In this workshop participants learn about the responsibility of managers to provide useful information to the decision-making process and the role of evidence-based policy analysis in supporting decisions in government. The workshop discusses the roles of social monitoring, forecasting and enviromental scanning, and how to develop meaningful and useful policy alternatives and program options. Also discussed are the elements of strategic planning and their roles in ensuring a full understanding of goals and objectives, as well as the roles that programs and policies play in supporting those objectives.

Workshop 3 - Designing and Implementing Programs and Policies

This workshop discusses how to use tools such as program logic models to understand the objectives of programs and policies and to design and implement effective programs that meet public needs and adhere to directions from decision-makers. It also includes discussion on designing, implementing and monitoring programs and policies to ensure maximum effectiveness. Participants will learn how to get clear direction from the process and how to interpret and implement decisions. The workshop will also discuss the roles and responsibilities of decision-makers and program managers and how to know their limitations.

Workshop 4 - Accountability in Public Institutions

Participants in this workshop will learn the importance of accountability frameworks in public institutions. This workshop includes discussion on public reporting, annual reports, program and policy reviews, and program and policy evaluation. The workshop also covers the importance of, and differences between, efficiency and effectiveness in programs and policies.

Workshop 5 - Application of the Model - The Budget Process

In this workshop participants see how the model of government discussed in the previous four workshops is applied in the budget process. It also examines alternative budgeting systems, the roles and responsibilities of various players in the budget process, and how budget decisions are made in the public sector. Participants will examine the phases of the budget process, including strategic planning and decision-making, budget implementation and financial managment, and budget reporting, accountability and evaluation.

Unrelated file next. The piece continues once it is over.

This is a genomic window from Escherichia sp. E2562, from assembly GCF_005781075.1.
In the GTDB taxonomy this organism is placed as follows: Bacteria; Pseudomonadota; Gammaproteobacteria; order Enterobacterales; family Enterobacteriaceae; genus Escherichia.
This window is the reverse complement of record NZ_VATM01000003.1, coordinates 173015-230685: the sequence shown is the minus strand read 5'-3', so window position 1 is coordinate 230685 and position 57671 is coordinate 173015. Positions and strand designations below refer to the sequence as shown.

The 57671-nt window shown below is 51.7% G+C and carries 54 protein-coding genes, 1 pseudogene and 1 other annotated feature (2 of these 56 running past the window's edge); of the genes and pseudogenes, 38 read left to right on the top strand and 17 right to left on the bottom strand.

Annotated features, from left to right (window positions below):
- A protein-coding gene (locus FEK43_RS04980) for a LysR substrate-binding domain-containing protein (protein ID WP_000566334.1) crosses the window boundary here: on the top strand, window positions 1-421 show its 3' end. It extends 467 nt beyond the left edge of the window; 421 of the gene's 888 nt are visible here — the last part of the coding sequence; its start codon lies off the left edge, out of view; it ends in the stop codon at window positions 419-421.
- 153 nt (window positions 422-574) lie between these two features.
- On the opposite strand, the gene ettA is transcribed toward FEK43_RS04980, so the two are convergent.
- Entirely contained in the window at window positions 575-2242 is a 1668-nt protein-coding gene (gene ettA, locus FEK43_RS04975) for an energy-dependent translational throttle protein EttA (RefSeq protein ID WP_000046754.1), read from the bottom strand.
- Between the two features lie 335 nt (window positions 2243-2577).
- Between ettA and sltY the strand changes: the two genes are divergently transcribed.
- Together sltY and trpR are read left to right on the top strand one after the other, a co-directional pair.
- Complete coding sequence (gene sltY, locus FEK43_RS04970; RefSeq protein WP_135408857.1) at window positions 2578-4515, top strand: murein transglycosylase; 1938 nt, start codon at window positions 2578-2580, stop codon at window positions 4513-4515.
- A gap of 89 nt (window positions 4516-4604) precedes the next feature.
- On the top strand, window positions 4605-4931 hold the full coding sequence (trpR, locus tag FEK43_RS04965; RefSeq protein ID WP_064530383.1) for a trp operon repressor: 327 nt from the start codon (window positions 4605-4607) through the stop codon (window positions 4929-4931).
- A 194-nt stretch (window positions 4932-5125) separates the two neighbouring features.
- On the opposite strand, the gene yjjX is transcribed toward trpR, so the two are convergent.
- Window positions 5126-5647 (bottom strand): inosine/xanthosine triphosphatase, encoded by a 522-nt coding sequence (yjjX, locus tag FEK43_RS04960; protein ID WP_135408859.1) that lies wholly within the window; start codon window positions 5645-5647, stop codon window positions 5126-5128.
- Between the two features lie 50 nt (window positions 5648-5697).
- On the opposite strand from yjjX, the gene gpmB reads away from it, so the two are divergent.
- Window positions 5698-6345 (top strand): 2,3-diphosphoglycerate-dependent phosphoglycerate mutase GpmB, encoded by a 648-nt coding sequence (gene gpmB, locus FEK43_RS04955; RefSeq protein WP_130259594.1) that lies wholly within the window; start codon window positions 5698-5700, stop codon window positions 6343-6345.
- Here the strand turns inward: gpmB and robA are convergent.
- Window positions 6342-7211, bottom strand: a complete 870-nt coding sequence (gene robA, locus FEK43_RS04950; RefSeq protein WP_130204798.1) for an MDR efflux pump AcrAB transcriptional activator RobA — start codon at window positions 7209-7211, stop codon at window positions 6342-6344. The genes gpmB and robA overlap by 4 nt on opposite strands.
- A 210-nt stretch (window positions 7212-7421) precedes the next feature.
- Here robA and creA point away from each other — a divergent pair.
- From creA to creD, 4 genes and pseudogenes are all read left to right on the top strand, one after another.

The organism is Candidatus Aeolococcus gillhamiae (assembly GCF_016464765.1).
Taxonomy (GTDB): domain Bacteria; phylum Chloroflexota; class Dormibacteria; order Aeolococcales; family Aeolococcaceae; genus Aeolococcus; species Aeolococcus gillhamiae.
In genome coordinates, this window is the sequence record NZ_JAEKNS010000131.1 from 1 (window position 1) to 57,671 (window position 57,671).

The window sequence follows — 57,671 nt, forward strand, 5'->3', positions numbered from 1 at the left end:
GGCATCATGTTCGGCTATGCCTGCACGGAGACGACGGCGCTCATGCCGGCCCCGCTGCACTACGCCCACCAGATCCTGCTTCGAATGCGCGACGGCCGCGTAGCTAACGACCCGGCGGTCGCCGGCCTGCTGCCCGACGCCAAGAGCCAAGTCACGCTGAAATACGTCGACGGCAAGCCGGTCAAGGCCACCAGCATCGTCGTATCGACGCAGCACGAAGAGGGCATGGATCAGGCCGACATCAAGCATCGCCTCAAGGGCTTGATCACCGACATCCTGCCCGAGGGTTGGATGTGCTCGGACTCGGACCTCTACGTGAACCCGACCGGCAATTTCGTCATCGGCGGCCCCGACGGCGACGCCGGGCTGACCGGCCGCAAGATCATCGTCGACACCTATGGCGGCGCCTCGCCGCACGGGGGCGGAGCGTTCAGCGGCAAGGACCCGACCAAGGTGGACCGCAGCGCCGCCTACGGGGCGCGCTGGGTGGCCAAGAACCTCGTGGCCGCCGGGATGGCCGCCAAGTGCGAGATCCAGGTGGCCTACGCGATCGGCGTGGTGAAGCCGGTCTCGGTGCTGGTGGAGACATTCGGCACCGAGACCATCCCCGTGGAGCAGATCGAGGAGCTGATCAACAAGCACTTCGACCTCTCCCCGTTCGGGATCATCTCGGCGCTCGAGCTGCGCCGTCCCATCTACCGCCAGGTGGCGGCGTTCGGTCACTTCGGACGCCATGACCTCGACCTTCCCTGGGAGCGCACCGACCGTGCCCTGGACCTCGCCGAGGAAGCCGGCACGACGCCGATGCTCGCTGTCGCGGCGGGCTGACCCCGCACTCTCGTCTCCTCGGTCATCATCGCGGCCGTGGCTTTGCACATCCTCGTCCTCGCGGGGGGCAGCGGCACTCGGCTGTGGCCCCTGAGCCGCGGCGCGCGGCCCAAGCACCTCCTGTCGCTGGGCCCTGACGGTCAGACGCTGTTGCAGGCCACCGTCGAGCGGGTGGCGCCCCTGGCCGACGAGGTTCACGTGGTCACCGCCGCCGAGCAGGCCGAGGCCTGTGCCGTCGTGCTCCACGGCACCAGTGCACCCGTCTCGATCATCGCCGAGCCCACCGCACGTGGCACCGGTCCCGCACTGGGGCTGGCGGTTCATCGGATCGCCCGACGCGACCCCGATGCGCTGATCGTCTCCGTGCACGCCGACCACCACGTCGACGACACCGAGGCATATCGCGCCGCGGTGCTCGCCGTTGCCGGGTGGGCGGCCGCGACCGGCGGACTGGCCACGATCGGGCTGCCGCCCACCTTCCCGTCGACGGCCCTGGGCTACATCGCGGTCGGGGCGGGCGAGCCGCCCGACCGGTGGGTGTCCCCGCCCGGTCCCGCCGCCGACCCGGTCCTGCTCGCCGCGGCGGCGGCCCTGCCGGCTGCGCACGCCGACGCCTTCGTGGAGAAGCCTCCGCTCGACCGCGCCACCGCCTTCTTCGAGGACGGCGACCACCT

Government of Saskatchewan Workshops

The Johnson Shoyama Graduate School of Public Policy has worked with the Government of Saskatchewan since 2008 to deliver many training initiatives, including the Policy Workshop Series.  These sessions have specific eligibility requirements for Government of Saskatchewan employees only.

Other Options

The JSGS has enjoyed the opportunity to partner with others to organize workshops on important policy issues. For example, in partnership with the Indigenous Peoples' Health Research Centre, we have developed and offered the following public workshops:

  • Foundations of Aboriginal Policy Development; and,
  • Children as Citizens: The Child Welfare System and Indigenous Peoples.

We are also pleased to work with organizations to create workshop options that address their unique public policy and public administration learning needs. The JSGS will work with your organization to tailor existing workshops to develop a unique program. 

Contact Us

For more information on the above executive education options, please contact: